Trying to get property of non-object [ On /var/www/virtual/jpop.com/public_html/generatrix/model/youtubeModel.php Line 63 ]
Louis Smith - JPop.com
Artist info
Louis Smith

Louis Smith

Louis Smith


Edward Louis Smith (Memphis, Tennessee, May 20, 1931 - August 20, 2016) was an American jazz trumpeter. While studying at the University of Michigan, he played with visiting musicians such as Dizzy Gillespie, Miles Davis, Thad Jones and Billy Mitchell, before going on to play with Kenny Burrell, Horace Silver, Sonny Stitt, Count Basie and Al McKibbon, Cannonball Adderley, Percy Heath, Philly Joe Jones, Lou Donaldson, Donald Byrd, Kenny Dorham and Zoot Sims. Read more on Last.fm
Edward Louis Smith (Memphis, Tennessee, May 20, 1931 - August 20, 2016) was an American jazz trumpeter. While studying at the University of Michigan, he played with visiting musicians such as Dizzy Gillespie, Miles Davis, Thad Jones and Billy Mitchell, before going on to play with Kenny Burrell, Horace Silver, Sonny Stitt, Count Basie and Al McKibbon, Cannonball Adderley, Percy Heath, Philly Joe Jones, Lou Donaldson, Donald Byrd, Kenny Dorham and Zoot Sims. He began his career with two albums for Blue Note. The first, Here Comes Louis Smith, originally recorded for the Boston based Transition Records, featured Cannonball Adderley (then under contract to Mercury) playing under the pseudonym "Buckshot La Funke", Tommy Flanagan, Duke Jordan, Art Taylor and Doug Watkins. Smith's initial music career was brief; he became a teacher at the University of Michigan and Ann Arbor's public school system, but later recorded for the SteepleChase label. His cousin Booker Little was also a trumpeter. Louis Smith died August, 20, 2016. He was in the front ranks of modern jazz players who emerged from Memphis in the 1950s, though his 1931 birth year made him slightly older than most of the players he was showcased with on the 1959 album Young Men From Memphis. The United Artists release marked the virtual recording debuts of his cousin, 21-year-old Booker Little, and 22-year-old Frank Strozier, and it was among the earliest recordings by Phineas Newborn, Jr.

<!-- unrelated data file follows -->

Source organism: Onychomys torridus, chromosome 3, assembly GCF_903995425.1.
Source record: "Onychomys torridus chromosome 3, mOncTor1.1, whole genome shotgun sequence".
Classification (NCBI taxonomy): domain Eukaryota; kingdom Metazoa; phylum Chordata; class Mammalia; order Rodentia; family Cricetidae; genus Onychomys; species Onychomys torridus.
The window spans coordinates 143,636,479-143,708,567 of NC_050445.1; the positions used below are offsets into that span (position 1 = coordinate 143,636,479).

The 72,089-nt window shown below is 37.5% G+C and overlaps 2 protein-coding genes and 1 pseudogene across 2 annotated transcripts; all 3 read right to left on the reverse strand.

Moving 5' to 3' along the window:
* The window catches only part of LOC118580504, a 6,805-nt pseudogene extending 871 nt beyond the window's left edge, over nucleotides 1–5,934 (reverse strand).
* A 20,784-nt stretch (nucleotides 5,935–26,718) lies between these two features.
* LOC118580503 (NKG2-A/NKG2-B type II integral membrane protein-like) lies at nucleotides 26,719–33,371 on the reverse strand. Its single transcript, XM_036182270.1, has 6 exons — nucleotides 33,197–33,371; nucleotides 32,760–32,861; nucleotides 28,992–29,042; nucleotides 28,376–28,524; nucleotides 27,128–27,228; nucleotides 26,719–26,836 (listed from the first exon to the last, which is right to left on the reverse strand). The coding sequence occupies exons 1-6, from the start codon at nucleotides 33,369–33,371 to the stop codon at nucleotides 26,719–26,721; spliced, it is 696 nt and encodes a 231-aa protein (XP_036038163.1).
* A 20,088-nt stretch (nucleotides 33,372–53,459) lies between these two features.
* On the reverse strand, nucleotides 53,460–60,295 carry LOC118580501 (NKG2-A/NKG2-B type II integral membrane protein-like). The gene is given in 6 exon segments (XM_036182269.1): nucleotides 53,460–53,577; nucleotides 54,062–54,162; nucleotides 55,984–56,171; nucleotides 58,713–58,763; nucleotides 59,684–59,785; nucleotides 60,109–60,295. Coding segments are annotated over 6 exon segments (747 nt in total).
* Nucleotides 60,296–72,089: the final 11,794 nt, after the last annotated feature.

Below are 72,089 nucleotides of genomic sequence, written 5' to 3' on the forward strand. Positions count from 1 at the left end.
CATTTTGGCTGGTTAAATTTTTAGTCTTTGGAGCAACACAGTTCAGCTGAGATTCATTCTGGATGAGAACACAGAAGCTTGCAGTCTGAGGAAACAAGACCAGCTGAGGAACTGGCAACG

and George Coleman. By that time, Smith had two Blue Note releases to his credit, Here Comes Louis Smith and Smithville; the former featured Cannonball Adderley under the nom de disque, Buckshot Le Funke. (Branford Marsalis revived the name as an album title in 1994.) Smith made his devotion to Clifford Brown evident on Hear Comes, which opened with “Tribute to Brownie.” The trumpeter sounded right at home the following year with Horace Silver’s quintet at the Newport Jazz Festival, and he was the lone trumpeter on Kenny Burrell’s marathon Blue Note blowing session, Blue Lights, Volumes 1 and 2. Notwithstanding this promising start, Smith left the New York scene to teach, first in public schools in Atlanta, then on to Tennessee State University in the mid-sixties, and finally to his alma mater, the University of Michigan. He went nearly 20 years before he recorded again in 1978 for Steeplechase Records; Just Friends was his first release for the Danish jazz label, and it reunited him with Memphis colleagues George Coleman, Jamil Nasser, and Harold Mabern. It was followed by Prancin’, which marked a reunion between Smith and Junior Cook, his front-line mate in Silver’s quintet.

For the next two decades, he continued making one great album after another of state-of-the-art bebop. Smith was largely unknown to American audiences beyond Ann Arbor, but he’s left a substantial legacy. Read more on Last.fm. User-contributed text is available under the Creative Commons By-SA License; additional terms may apply..
Top Albums

show me more

showing 4 out of 20 albums
Shoutbox
No Comment for this Artist found
Leave a comment


Comments From Around The Web
No blog found
Flickr Images
No images
Related videos
No video found
Tweets
No blogs found